To make it a salted caramel flavour, I added 1/3 of a cup of dulce de leche and some sea salt to taste at the end after all the butter had been added. If you use salted butter in the recipe, be careful of how much sea salt you add.

3.Dulce de Leche

I live on the edge. I boil my sweetened condensed milk in a can for 2.5 hours et voila! Dulce de leche. Well, the Australian version anyway. My family has been making caramel in a can like this for years and years. The main thing is, keep the saucepan full of water on a simmer DO NOT LET IT BOIL DRY and don't open the can until it's cooled. There's a post here that goes into a bit more detail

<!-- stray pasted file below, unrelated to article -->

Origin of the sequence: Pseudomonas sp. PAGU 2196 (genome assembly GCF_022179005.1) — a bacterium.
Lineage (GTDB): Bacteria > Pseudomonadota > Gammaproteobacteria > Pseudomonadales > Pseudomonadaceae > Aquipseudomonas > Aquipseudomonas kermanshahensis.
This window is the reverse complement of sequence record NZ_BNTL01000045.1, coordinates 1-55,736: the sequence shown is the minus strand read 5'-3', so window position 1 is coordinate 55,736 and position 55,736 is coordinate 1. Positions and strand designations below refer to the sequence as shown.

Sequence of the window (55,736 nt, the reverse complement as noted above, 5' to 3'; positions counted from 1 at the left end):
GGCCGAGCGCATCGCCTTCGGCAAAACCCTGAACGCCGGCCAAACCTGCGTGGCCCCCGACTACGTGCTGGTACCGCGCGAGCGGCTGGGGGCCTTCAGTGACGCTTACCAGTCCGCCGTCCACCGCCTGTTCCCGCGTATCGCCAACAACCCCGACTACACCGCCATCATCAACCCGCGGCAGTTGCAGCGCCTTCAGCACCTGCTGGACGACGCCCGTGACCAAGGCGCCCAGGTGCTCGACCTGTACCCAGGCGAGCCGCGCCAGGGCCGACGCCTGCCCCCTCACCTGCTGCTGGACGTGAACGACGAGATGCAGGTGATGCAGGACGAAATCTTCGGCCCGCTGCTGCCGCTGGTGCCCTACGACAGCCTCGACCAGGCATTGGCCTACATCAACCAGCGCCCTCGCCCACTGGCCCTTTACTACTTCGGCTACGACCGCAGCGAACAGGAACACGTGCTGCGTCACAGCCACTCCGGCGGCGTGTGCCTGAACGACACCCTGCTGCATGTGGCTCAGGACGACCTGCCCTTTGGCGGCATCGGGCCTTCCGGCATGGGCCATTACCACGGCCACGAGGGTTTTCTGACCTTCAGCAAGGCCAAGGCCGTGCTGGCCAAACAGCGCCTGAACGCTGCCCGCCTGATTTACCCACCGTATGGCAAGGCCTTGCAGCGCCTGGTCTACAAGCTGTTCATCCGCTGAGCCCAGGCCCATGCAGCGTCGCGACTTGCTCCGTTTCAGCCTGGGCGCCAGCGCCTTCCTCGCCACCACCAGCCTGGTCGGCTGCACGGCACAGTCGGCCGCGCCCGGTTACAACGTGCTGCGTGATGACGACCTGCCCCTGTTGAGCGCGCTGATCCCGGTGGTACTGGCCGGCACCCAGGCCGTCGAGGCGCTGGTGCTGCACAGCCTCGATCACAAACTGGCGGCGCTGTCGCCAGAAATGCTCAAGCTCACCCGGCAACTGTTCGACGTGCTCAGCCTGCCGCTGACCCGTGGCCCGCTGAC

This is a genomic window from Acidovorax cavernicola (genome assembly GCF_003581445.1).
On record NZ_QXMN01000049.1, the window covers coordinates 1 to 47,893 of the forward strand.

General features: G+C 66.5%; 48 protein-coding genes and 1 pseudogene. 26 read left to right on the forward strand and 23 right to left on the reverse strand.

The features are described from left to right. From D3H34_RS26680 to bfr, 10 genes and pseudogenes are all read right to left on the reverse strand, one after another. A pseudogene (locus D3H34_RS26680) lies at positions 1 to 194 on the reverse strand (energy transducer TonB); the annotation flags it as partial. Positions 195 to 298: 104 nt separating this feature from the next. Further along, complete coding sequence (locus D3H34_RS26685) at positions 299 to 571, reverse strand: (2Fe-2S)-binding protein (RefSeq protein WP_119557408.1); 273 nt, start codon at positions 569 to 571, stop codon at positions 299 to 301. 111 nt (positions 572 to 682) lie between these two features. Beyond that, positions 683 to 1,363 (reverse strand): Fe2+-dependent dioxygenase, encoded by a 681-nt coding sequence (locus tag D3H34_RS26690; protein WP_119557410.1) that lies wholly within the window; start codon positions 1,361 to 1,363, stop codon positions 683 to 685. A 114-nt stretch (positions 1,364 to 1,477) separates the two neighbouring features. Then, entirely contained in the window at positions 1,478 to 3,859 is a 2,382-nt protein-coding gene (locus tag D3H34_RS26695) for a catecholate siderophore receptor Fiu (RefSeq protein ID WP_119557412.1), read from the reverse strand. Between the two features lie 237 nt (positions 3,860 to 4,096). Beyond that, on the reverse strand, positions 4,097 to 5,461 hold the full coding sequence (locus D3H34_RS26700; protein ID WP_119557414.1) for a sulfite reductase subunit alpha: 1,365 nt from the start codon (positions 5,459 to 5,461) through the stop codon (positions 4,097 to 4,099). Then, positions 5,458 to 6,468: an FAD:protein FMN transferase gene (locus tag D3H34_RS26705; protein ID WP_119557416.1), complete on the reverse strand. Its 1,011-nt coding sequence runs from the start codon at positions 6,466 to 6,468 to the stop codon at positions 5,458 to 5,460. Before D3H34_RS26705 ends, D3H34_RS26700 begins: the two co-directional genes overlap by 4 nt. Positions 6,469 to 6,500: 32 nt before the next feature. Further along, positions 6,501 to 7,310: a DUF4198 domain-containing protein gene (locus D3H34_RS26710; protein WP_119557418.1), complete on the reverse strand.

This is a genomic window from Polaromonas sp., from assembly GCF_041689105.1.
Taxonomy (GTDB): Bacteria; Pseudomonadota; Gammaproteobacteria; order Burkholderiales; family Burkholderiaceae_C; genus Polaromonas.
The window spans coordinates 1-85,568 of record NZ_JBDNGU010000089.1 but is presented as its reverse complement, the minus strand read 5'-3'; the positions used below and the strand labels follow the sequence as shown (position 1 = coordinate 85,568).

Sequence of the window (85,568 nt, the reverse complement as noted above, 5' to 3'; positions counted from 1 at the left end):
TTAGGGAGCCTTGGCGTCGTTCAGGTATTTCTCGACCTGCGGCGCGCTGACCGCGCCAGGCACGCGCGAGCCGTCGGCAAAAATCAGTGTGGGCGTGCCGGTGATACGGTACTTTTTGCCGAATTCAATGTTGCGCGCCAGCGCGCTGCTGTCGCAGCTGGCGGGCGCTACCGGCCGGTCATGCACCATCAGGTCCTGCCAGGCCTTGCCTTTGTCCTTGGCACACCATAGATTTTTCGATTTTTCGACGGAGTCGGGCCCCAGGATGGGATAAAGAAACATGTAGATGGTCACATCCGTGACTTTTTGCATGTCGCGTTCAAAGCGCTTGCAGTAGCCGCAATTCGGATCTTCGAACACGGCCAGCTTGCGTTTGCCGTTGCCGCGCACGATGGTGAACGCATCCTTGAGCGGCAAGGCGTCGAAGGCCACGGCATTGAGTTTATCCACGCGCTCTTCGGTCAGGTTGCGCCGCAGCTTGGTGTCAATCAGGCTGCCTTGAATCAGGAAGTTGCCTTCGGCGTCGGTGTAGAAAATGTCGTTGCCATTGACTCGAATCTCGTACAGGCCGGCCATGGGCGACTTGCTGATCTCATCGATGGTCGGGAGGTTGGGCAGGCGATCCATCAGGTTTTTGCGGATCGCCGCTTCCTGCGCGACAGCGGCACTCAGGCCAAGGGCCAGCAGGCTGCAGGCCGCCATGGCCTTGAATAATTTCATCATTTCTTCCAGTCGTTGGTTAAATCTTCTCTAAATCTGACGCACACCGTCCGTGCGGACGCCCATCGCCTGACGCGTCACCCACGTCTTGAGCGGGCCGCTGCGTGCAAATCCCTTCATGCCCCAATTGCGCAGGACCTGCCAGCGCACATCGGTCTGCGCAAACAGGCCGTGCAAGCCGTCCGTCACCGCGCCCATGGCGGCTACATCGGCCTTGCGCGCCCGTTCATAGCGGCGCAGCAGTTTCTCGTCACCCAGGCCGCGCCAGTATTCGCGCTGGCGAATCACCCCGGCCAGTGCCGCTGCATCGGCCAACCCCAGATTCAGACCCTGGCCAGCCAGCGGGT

4. Meringues

I have made many a meringue recipe, this one never fails. Despite this, I keep trying new recipes thinking that they will be better. They aren't!.

This is the basic recipe, feel free to use one of your own, buy them or leave them out (home made meringues that are crunchy on the outside and chewy on the inside cannot be beaten though . . . )

3 egg whites (approx 120gms)
175 grams sugar, caster or regular, doesn't matter

*Preheat oven to 120 degrees C (248 degrees F).
*Line a baking tray with greaseproof paper.
* Combine egg whites and sugar in a pyrex bowl and place over a saucepan of simmering water, ensuring that the bottom of the bowl doesn't touch the water. If you have a double boiler, use that.
*Whisk the egg white mixture regularly until the mixture looks white and opaque and when you rub some of the mixture between your fingers it is quite warm and you can no longer feel any sugar particles.